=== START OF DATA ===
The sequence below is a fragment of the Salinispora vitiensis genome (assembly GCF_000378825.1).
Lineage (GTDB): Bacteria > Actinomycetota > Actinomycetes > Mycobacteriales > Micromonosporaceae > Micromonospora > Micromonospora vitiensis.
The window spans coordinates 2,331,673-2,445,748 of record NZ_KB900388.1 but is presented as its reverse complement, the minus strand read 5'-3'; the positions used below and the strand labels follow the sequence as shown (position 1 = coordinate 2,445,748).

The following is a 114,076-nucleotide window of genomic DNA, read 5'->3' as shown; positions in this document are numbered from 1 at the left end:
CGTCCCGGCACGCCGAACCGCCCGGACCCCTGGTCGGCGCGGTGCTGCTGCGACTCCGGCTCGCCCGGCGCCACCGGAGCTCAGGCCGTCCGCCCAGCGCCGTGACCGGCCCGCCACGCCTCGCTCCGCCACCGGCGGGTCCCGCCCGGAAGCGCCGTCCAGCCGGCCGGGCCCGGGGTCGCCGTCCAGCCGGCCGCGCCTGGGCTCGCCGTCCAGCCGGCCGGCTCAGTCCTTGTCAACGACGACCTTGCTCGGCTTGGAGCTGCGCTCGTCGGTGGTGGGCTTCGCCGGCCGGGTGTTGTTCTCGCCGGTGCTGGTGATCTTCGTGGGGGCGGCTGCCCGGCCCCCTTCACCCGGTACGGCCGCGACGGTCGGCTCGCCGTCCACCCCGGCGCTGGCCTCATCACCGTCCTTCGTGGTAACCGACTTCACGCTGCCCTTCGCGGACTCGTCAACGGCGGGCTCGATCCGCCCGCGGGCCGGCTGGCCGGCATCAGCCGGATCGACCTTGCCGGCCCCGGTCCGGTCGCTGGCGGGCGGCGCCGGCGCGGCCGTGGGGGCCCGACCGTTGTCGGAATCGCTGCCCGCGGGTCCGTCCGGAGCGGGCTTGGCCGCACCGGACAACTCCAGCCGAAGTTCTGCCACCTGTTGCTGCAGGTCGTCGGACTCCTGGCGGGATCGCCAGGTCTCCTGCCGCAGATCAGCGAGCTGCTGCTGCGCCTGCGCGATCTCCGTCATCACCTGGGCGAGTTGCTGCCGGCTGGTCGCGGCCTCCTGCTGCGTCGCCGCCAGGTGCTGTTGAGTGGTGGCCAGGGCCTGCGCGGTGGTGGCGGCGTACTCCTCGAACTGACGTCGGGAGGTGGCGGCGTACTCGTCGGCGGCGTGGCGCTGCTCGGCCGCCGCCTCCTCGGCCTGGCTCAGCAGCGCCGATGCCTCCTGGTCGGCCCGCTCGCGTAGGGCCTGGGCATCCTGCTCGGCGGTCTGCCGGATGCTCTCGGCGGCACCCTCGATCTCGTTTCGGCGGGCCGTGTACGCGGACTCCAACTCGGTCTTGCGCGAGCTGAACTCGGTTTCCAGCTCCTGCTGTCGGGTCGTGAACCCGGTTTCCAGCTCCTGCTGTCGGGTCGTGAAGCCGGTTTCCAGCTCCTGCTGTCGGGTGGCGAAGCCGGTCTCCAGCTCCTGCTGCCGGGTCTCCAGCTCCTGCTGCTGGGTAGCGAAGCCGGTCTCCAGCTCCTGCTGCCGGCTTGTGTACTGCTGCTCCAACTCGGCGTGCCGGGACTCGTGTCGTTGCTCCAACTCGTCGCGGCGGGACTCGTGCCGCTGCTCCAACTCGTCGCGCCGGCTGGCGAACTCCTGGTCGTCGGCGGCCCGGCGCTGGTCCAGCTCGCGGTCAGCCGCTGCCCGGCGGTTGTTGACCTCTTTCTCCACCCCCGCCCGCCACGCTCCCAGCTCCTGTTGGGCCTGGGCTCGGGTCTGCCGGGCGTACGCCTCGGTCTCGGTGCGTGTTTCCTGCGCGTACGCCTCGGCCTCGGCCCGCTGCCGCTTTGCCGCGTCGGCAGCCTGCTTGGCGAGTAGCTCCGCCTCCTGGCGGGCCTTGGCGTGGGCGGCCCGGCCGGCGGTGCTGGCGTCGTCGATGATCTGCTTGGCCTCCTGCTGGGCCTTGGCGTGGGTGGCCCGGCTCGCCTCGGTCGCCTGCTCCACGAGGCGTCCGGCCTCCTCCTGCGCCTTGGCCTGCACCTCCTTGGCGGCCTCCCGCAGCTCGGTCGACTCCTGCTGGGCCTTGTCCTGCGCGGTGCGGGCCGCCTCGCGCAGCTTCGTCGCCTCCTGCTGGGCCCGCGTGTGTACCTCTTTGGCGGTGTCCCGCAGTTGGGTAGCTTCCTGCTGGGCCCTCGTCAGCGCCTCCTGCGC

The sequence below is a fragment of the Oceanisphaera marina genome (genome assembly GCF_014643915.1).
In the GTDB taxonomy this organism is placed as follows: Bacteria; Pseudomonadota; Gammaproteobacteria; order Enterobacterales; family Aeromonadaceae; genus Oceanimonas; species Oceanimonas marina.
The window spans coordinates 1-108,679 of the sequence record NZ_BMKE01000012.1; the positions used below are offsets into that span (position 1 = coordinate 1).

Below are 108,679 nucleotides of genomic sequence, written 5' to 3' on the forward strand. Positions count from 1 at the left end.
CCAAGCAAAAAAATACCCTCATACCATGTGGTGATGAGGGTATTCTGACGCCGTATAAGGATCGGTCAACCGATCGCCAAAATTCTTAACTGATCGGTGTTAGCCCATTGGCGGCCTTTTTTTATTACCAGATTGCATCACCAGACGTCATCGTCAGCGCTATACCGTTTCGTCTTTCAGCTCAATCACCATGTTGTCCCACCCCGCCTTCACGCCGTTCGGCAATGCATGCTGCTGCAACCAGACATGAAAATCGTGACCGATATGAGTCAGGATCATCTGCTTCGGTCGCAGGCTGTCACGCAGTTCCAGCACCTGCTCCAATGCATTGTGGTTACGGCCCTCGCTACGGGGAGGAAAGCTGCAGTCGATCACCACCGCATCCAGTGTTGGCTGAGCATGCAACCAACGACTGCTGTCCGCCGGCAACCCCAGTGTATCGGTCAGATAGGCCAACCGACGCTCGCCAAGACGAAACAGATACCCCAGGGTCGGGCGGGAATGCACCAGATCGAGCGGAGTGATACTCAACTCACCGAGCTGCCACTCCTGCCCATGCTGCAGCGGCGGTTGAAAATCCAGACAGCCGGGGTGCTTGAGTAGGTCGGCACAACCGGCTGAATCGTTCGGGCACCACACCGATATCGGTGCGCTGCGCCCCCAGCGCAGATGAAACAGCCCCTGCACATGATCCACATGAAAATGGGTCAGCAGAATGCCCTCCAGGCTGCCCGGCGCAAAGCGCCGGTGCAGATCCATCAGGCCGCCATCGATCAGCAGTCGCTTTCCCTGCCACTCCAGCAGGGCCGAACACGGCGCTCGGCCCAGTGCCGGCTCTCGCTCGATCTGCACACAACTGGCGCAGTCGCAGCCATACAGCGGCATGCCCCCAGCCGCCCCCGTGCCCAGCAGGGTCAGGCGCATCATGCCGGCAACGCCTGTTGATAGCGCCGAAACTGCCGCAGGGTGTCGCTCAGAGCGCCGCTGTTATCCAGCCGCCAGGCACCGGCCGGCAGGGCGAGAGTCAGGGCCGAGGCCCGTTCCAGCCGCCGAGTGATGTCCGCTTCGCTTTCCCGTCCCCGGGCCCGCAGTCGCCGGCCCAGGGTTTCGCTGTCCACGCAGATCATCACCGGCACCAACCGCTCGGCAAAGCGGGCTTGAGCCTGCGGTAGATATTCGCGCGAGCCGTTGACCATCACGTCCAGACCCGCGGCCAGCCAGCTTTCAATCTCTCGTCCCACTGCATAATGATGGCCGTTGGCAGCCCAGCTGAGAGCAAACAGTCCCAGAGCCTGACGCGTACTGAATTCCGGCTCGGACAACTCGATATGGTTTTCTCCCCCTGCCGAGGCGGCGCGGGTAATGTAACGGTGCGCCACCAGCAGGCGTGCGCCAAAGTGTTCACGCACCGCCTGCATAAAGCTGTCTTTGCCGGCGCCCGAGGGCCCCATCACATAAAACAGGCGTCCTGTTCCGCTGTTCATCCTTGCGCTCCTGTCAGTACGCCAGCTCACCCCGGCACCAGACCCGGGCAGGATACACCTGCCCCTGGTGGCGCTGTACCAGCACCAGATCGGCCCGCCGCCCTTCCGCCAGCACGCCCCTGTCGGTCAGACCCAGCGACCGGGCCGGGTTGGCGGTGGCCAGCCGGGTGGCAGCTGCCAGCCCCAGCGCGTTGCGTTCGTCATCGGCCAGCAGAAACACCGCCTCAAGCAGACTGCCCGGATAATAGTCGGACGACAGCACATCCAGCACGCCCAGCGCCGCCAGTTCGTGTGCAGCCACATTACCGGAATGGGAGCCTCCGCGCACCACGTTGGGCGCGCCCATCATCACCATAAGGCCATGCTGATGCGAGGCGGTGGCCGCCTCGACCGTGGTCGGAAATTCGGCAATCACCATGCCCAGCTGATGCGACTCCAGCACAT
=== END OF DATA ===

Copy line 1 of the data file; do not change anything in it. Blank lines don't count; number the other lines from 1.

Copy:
The sequence below is a fragment of the Salinispora vitiensis genome (assembly GCF_000378825.1).